Simona7717
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Notoriety
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What sort of uni has a PQ like this?

No, I haven't got any advice as I've never heard of such a daft premise in my life.
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DarkChaoz95
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(Original post by Notoriety)
What sort of uni has a PQ like this?

No, I haven't got any advice as I've never heard of such a daft premise in my life.
Maybe the OP is uni is trying to mix LPC in with their course to an extent? I just did something similar recently lol, well I had to write a legal letter in the context of Wills and Administration estates for a client for wills & admin and Legal Writing skills module.

Though, my letter was too more LLB like. But thats defintely a lesson learnt!

(Original post by Simona7717)
I wanted to ask if any of you have any tips on writing a legal note to advise a client (executor of a will)on possible solutions but in plain English and not using legal terms (or if used-explained) no case law etc. it is a problem type question regarding a will. Because the second part of the task is to write a letter to my colleagues and we can then explain it as we wish using the law terms, cases and acts.thanks
Anyhow to OP, one of my tasks was to write a memo, dont know what is a legal note is unless its the same thing. But here's some general tips.

- keep paragraphs short and concise. Dont talk about things that is irrelevant or waffle on.
- make use of use headings for each issue
- always and keep on proof reading
-leave a line space between each paragraph


I cant advise on solutions as I absolutely detest equity and trusts let alone wills and admin.

I would recommend reading upon what executors of an estate have to do after someone passes away and they left a will.
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DarkChaoz95
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(Original post by Simona7717)
This is the exact PQ and what they asked us to write as I mentioned the bit that is not really clear on how to approach is part 1 the letter to the client and the possible overlap of repeating the same things in the letter and the legal note...

Jasmine Jones has written the following letter to you, her solicitor.

Dear Solicitor

I require legal advice with regard to the following scenario.

My friend Hubert died very recently. He appointed me to be his executor and trustee.

Hubert’s will says:

a) £50,000 is to be given to my daughter Sarah. I feel confident that she will use this money wisely to help out all of my grandchildren.

b) £100,000 is to be used to provide a reasonable income for my friend John Smith. John can also have one of my London flats for himself.

c) My country house ‘Greenacre’ is to be given to my favourite niece. She knows who she is!!!

d) £150,000 is to be distributed at your discretion amongst law students who live in London.

e) And finally, half of my favourite and best wine is to be given to my next-door neighbour Irene Lungs.

By way of additional information, five years ago while Hubert was alive he sent his brother Damian a letter which said ‘Dear Damian, I don’t really use Greenacre at all now because I am always in London, and I want you to have it. Please find enclosed a photograph of the house, and a spare set of keys’. Damian is now claiming that he owns Greenacre.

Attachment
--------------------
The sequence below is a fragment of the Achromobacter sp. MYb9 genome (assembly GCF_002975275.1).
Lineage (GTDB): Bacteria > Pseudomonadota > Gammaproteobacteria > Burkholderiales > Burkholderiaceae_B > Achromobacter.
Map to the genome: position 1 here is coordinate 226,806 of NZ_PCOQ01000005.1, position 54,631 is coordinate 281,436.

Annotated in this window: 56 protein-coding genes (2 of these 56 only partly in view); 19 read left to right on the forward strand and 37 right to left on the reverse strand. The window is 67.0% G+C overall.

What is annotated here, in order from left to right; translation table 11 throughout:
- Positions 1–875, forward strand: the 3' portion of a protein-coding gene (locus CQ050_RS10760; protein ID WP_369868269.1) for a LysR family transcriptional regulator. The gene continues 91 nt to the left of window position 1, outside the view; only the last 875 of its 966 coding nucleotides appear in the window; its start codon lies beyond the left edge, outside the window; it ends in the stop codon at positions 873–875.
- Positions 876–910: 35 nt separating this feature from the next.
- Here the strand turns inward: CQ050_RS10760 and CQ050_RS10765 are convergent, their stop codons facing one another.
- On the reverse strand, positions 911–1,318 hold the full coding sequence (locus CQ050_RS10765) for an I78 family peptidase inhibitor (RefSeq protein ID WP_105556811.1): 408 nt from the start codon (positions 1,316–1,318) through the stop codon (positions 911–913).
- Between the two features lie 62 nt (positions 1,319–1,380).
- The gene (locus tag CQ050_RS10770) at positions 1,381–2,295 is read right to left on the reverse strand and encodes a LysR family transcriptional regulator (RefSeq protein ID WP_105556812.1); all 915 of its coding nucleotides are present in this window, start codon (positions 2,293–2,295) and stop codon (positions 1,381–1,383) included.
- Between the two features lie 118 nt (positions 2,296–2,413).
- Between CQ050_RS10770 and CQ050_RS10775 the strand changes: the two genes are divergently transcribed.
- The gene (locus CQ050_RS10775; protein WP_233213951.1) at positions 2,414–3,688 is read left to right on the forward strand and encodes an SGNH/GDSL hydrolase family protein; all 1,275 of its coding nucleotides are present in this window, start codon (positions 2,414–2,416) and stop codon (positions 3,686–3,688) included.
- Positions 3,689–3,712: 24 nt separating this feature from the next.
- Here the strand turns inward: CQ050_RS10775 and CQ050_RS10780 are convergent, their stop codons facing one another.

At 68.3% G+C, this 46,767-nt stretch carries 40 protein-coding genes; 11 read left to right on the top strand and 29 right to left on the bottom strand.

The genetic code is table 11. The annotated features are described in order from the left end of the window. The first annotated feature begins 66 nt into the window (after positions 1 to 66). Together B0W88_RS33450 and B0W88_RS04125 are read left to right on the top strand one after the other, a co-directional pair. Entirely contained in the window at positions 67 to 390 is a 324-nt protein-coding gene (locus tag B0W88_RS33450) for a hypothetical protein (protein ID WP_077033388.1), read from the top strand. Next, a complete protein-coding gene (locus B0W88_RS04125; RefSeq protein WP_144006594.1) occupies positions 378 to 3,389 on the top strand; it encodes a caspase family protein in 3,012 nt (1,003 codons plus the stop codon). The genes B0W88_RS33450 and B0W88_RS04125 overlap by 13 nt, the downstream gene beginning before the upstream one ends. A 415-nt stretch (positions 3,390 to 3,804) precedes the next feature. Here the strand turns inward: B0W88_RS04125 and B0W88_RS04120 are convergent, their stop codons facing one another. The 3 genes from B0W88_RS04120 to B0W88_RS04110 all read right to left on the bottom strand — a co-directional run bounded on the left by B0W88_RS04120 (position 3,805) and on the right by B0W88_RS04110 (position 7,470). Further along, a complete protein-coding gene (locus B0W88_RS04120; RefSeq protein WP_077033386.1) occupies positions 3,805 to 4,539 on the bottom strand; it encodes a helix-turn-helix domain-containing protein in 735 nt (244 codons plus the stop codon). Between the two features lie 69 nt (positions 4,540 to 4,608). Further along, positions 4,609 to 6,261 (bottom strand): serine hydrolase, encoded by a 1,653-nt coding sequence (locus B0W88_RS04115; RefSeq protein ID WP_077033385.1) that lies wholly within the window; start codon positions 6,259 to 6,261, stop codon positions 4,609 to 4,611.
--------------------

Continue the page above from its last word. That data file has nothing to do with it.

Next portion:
Please could you advise me on the validity (or otherwise) of those clauses, and whether I am able to distribute the property according to Hubert’s wishes.

Yours sincerely
J. Jones

1 Write a letter to Jasmine Jones in plain English giving the advice requested in the scenario.

AND
2 Write a separate legal note setting out the legal principles on which your advice is based.

3000 words

You may assume that Hubert’s will is valid, and that there are no circumstances which would give rise to any reason to challenge the will itself. You do not need to advise Jasmine on the validity of the will, or any matters arising under the Wills Act 1837.
Are you doing the LPC or is this part of Equity & Trusts Module in LLB? Assuming their testing both your legal writing skills and Equity knowledge then this what I would do:

Regarding Part 1 - you have to examine whether each clause is valid. (i.e does it satisfy the three certainties etc, if not what is the problem and what happens to the gift?). With this letter you need to be concise and go straight to the point. Don't waffle on or be too descriptive, that was my mistake as I written the letter like I was in "LLB".

Essentially, two things to take in mind: (1) What the clients needs to know and (2) what the client needs to do

Regarding Part 2 - Basically, the legal note to your colleague is basically all the legal principles you used to give advice on your client's situation on Part 1. If you didn't talk about a certain legal principle in the letter part, then don't talk about it because it is irrelevant. All the colleague wants to know how did you come to the conclusion of the advice you given. What is the law you applied to come to that conclusion.

To me, it seems fairly simple and both goes hand in hand with each other.

Part 1 - Giving advice to client in layman terms (no law) of whether the will clause is valid and can it be distributed.

Part 2 - Explaining to colleague the law/principles you used to give that advice.

The key difference between the two individuals, is the degree of formality.

In terms of substance of equity, don't ask me that as I barely understand equity, I detest that topic. :P

Hope that helps.
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